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Japan’s renewable energy capacity has reached a total of 1.443GW, according to figures released by the Japanese Ministry of Economy, Trade and Industry (METI).
From 1 April until 30 November 2012, solar PV accounted for 1.398GW, an increase of 272MW from the previous month.
The Japanese residential sector is the most developed with 1.027GW while the non-residential sector installed 371MW.
Furthermore, last week Japanese mobile phone company Softbank announced the launch of a new PV programme which seeks to install PV arrays atop 1,000 residential rooftops in Japan.
The prefecture with the most installed capacity was Hokkaido in northern Japan, where Orix Corporation, a Japanese financial services group, will construct its largest project will be located in Hokkaido with a total capacity of 17.5MW.
Japanese property developer Mitsui Fudosan has also unveiled plans to develop a 23MW solar power plant in Tomakomai city, Hokkaido.
Currently, METI has approved 3,262MW of mostly large-scale PV projects. Although the majority of these projects will not be online by the end of the fiscal year, METI expects at least 600MW will be connected before 31 March 2013.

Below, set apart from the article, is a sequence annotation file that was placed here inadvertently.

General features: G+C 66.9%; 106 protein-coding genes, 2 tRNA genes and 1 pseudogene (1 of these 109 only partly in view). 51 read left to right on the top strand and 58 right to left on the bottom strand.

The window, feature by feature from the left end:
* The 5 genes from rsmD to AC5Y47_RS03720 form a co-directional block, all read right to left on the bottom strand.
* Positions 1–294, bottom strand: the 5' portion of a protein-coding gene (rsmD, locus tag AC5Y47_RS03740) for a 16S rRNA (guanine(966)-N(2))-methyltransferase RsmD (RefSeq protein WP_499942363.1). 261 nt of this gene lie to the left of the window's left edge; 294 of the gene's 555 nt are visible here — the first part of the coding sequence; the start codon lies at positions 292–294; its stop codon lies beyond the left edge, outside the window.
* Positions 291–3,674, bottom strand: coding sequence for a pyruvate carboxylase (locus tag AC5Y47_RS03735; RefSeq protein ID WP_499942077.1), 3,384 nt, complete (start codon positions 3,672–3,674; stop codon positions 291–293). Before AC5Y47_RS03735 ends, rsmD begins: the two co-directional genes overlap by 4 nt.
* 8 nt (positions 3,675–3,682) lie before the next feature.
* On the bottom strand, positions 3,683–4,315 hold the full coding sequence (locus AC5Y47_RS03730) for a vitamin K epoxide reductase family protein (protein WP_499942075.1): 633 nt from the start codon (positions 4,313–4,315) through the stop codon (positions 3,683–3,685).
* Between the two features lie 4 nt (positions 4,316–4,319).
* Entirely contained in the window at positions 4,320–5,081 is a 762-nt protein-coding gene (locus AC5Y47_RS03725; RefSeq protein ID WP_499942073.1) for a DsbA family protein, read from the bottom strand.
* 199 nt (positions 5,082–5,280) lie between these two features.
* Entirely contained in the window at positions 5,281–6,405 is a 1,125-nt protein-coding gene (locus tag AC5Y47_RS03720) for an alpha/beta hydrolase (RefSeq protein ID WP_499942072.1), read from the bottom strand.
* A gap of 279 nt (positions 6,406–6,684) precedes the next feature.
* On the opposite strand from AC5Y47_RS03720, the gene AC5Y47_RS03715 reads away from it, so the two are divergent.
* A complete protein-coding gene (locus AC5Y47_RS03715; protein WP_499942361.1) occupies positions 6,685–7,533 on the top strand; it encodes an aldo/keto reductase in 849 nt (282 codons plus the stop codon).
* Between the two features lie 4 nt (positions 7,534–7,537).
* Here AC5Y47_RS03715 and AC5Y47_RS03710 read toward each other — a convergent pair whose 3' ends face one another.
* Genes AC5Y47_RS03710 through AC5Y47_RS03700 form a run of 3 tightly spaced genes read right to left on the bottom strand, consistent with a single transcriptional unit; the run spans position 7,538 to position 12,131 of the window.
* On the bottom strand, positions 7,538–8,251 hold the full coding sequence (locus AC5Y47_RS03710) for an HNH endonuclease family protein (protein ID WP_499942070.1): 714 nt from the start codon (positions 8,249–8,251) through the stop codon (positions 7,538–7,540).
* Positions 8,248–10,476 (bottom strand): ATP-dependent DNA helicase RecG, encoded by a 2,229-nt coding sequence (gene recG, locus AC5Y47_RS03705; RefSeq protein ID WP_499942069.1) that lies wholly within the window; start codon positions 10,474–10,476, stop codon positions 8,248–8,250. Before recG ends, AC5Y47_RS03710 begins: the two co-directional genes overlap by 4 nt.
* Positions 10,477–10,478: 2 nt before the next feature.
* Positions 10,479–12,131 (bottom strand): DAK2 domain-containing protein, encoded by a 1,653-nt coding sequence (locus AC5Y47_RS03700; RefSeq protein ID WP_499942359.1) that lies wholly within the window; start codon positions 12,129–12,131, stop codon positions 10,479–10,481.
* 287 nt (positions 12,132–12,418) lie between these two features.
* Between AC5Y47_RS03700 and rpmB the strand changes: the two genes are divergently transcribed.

Since the Japanese government launched its feed-in tariff in July, the country has experienced a surge in PV investment, which has led to over US$2 billion of capital in renewables.
According to Reuters, the increased investment is a result of companies and homeowners trying to profit from an anti-nuclear energy policy following last year's Fukushima crisis. However, in March 2011, a tsunami knocked out power to the Fukushima Dai-ichi nuclear plant, leading to a meltdown.
As of 2010, nuclear capacity was 42.408GW, ranking it the third largest nuclear power generator in the world behind the US and France.
The average nuclear utilisation rate dropped from 68% in 2010 to 38% in 2011.